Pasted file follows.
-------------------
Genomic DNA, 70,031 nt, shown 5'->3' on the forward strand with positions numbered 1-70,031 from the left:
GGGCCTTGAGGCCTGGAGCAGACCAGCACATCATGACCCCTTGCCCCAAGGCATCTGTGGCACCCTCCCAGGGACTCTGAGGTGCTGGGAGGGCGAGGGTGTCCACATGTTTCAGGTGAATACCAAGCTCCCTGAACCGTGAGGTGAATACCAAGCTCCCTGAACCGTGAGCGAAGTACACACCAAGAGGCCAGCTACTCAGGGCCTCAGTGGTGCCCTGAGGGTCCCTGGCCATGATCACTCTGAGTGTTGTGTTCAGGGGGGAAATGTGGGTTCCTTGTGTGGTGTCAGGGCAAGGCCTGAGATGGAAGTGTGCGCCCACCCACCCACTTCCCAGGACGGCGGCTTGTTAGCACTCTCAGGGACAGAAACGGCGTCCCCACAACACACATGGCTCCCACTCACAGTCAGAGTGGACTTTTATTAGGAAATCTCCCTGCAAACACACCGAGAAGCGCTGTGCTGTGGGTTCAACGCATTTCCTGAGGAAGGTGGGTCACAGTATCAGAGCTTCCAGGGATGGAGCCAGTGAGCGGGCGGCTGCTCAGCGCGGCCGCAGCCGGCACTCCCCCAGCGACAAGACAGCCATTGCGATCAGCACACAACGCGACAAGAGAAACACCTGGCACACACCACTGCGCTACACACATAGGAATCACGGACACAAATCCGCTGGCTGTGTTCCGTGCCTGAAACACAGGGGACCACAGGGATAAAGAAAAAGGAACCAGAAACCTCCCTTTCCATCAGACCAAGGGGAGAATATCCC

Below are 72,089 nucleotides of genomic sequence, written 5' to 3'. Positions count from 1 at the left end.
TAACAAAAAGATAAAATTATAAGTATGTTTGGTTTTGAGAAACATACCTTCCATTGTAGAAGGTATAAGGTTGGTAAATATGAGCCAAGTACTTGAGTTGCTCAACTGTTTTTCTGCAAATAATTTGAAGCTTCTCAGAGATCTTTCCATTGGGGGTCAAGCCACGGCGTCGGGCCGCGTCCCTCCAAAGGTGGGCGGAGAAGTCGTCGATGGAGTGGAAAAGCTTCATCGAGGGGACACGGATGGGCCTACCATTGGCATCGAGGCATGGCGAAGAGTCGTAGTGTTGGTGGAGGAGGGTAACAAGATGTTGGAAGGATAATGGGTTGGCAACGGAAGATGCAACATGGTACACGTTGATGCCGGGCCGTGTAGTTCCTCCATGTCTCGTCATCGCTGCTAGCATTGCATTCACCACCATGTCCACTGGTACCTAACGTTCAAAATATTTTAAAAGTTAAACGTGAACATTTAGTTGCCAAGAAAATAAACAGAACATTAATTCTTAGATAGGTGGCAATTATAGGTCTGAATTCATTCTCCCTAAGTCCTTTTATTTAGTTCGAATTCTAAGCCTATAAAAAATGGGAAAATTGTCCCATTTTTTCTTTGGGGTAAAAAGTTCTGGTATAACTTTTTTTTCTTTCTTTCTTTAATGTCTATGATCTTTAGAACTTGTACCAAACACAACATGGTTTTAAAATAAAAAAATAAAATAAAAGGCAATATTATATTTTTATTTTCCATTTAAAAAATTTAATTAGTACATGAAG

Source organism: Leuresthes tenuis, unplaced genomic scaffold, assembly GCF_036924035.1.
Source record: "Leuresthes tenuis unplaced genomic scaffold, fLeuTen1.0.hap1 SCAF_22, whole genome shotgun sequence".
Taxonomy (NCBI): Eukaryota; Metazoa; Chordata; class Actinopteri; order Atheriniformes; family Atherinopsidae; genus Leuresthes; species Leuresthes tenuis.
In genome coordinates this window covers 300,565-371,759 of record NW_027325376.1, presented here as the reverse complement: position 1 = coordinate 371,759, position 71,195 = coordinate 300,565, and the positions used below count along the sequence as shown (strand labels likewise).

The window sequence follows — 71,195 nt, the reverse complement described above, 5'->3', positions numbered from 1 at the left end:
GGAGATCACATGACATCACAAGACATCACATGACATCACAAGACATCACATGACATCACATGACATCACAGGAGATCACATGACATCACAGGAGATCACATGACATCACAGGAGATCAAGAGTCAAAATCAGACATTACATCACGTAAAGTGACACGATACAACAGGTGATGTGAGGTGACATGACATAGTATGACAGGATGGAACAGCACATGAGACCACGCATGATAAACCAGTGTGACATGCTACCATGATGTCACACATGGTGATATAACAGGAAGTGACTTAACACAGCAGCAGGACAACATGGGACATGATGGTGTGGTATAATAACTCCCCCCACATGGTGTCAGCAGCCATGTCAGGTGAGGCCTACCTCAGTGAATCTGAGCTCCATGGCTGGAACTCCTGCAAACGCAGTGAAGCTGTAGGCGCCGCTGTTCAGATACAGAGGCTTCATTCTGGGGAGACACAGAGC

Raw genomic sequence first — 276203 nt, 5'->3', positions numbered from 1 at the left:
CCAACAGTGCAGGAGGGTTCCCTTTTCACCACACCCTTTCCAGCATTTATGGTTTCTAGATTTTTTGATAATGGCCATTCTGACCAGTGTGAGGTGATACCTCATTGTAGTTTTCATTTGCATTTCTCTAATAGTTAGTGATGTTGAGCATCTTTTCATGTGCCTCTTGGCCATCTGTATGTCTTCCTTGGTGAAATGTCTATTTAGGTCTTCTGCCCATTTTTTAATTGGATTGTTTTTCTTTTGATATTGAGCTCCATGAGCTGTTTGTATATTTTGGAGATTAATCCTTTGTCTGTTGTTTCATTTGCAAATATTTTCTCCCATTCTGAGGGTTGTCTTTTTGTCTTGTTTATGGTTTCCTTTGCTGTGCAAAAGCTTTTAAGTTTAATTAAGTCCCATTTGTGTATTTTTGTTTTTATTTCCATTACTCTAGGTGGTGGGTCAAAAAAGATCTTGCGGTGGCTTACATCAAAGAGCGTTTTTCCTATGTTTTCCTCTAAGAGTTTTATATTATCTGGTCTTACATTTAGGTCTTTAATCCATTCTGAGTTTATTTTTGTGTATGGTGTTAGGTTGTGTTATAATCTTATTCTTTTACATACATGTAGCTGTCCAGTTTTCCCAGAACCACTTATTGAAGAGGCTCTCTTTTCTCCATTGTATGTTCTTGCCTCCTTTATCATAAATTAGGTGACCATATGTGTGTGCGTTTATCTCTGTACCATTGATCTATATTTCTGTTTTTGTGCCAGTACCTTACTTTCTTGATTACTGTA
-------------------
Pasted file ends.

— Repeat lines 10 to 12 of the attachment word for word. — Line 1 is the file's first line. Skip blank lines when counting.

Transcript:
GGAGATCACATGACATCACAAGACATCACATGACATCACAAGACATCACATGACATCACATGACATCACAGGAGATCACATGACATCACAGGAGATCACATGACATCACAGGAGATCAAGAGTCAAAATCAGACATTACATCACGTAAAGTGACACGATACAACAGGTGATGTGAGGTGACATGACATAGTATGACAGGATGGAACAGCACATGAGACCACGCATGATAAACCAGTGTGACATGCTACCATGATGTCACACATGGTGATATAACAGGAAGTGACTTAACACAGCAGCAGGACAACATGGGACATGATGGTGTGGTATAATAACTCCCCCCACATGGTGTCAGCAGCCATGTCAGGTGAGGCCTACCTCAGTGAATCTGAGCTCCATGGCTGGAACTCCTGCAAACGCAGTGAAGCTGTAGGCGCCGCTGTTCAGATACAGAGGCTTCATTCTGGGGAGACACAGAGC

Raw genomic sequence first — 276203 nt, 5'->3', positions numbered from 1 at the left:
CCAACAGTGCAGGAGGGTTCCCTTTTCACCACACCCTTTCCAGCATTTATGGTTTCTAGATTTTTTGATAATGGCCATTCTGACCAGTGTGAGGTGATACCTCATTGTAGTTTTCATTTGCATTTCTCTAATAGTTAGTGATGTTGAGCATCTTTTCATGTGCCTCTTGGCCATCTGTATGTCTTCCTTGGTGAAATGTCTATTTAGGTCTTCTGCCCATTTTTTAATTGGATTGTTTTTCTTTTGATATTGAGCTCCATGAGCTGTTTGTATATTTTGGAGATTAATCCTTTGTCTGTTGTTTCATTTGCAAATATTTTCTCCCATTCTGAGGGTTGTCTTTTTGTCTTGTTTATGGTTTCCTTTGCTGTGCAAAAGCTTTTAAGTTTAATTAAGTCCCATTTGTGTATTTTTGTTTTTATTTCCATTACTCTAGGTGGTGGGTCAAAAAAGATCTTGCGGTGGCTTACATCAAAGAGCGTTTTTCCTATGTTTTCCTCTAAGAGTTTTATATTATCTGGTCTTACATTTAGGTCTTTAATCCATTCTGAGTTTATTTTTGTGTATGGTGTTAGGTTGTGTTATAATCTTATTCTTTTACATACATGTAGCTGTCCAGTTTTCCCAGAACCACTTATTGAAGAGGCTCTCTTTTCTCCATTGTATGTTCTTGCCTCCTTTATCATAAATTAGGTGACCATATGTGTGTGCGTTTATCTCTGTACCATTGATCTATATTTCTGTTTTTGTGCCAGTACCTTACTTTCTTGATTACTGTA